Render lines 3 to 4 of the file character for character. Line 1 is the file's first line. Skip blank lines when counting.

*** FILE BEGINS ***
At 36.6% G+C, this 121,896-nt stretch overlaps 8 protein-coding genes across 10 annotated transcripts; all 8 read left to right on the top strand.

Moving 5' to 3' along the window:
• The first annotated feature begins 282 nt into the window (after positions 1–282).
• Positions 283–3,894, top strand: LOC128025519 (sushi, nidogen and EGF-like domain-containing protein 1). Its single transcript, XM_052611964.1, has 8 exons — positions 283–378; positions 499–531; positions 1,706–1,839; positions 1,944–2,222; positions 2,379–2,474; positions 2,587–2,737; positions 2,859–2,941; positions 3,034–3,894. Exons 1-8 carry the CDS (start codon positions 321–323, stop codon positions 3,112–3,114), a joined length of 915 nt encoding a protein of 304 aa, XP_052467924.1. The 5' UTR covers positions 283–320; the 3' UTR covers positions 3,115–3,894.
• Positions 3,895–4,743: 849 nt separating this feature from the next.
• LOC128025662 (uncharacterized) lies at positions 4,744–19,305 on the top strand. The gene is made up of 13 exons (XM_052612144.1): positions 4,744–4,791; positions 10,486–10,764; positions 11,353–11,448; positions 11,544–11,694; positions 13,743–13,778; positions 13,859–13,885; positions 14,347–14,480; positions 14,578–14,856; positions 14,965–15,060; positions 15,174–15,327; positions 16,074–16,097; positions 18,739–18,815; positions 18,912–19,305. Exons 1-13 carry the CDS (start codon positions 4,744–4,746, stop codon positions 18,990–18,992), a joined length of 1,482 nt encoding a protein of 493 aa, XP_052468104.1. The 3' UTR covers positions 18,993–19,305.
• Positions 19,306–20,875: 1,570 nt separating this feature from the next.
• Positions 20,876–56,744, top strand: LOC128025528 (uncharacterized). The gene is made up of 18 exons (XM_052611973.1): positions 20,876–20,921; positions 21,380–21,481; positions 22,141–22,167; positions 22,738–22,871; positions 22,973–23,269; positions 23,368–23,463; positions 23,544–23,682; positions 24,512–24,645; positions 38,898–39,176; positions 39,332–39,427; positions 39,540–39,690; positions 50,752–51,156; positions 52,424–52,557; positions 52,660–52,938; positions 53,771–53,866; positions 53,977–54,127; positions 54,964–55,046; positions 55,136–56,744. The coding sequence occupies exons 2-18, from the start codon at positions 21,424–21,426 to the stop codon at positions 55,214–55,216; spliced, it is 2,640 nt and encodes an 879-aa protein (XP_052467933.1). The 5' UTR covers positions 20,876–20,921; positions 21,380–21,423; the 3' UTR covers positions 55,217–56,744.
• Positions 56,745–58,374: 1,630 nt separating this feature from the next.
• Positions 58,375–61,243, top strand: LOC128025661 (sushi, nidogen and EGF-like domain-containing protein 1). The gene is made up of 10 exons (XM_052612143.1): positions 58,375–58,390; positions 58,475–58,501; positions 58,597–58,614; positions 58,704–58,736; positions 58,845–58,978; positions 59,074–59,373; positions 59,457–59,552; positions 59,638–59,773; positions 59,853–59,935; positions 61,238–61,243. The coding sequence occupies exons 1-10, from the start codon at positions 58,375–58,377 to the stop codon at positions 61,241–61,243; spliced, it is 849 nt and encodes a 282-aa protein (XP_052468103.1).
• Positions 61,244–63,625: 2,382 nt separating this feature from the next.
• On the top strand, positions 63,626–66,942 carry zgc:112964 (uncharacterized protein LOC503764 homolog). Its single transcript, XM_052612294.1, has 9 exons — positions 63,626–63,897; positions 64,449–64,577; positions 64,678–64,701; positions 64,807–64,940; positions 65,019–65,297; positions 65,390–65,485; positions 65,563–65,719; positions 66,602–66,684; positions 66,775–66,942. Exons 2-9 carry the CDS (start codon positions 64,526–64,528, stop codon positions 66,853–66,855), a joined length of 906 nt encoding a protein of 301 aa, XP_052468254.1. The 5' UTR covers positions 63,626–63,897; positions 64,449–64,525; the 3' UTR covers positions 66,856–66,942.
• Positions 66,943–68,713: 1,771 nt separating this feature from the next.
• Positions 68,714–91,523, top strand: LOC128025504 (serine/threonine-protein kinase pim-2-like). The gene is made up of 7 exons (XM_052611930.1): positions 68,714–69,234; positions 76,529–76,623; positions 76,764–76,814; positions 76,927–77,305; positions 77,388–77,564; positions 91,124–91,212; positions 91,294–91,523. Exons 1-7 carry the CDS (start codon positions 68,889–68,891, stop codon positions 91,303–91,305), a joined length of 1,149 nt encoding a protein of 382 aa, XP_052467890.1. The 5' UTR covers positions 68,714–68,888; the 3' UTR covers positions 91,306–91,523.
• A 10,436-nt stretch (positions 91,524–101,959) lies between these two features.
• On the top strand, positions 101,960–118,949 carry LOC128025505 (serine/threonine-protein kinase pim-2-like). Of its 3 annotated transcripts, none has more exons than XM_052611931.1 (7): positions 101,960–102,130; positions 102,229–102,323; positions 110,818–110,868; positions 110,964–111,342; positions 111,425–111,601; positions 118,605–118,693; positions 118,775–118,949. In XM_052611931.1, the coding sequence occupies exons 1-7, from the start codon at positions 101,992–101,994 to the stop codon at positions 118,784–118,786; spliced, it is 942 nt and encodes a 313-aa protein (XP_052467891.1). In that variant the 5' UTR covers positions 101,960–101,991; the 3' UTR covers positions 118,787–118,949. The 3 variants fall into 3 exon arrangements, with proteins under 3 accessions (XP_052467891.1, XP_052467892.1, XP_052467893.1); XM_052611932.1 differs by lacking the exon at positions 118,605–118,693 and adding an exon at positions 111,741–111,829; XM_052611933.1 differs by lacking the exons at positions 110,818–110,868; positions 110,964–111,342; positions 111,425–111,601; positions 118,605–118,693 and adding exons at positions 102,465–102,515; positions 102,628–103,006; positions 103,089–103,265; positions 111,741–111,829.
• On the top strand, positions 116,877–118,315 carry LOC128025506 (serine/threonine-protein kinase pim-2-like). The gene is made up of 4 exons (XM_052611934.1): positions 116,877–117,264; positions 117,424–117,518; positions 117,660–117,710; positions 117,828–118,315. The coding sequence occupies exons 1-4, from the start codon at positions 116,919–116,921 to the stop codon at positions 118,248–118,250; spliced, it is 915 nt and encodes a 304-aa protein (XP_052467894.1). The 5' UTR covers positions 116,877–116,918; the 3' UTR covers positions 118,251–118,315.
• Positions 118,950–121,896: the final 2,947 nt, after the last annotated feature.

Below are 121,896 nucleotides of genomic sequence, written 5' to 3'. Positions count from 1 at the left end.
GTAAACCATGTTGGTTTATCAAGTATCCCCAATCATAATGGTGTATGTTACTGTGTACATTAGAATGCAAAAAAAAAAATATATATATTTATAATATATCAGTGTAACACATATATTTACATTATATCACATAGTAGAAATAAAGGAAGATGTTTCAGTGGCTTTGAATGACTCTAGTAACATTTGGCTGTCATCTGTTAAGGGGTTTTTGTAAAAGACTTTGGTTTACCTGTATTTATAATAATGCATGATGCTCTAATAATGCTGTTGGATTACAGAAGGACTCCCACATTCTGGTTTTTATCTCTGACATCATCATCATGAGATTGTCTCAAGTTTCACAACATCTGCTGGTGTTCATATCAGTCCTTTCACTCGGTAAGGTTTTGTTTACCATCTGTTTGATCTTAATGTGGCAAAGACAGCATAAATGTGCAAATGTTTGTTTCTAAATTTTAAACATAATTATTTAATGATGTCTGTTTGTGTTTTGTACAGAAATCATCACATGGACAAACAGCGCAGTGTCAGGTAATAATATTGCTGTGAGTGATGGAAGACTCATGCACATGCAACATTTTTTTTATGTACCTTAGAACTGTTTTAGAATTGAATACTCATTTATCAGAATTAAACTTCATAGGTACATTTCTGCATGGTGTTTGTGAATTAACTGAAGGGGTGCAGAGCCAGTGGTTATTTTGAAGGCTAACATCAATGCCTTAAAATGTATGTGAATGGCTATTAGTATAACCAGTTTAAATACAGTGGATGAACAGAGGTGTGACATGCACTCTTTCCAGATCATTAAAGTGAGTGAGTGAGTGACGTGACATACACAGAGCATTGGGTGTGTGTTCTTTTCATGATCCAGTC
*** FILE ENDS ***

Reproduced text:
• The first annotated feature begins 282 nt into the window (after positions 1–282).
• Positions 283–3,894, top strand: LOC128025519 (sushi, nidogen and EGF-like domain-containing protein 1). Its single transcript, XM_052611964.1, has 8 exons — positions 283–378; positions 499–531; positions 1,706–1,839; positions 1,944–2,222; positions 2,379–2,474; positions 2,587–2,737; positions 2,859–2,941; positions 3,034–3,894. Exons 1-8 carry the CDS (start codon positions 321–323, stop codon positions 3,112–3,114), a joined length of 915 nt encoding a protein of 304 aa, XP_052467924.1. The 5' UTR covers positions 283–320; the 3' UTR covers positions 3,115–3,894.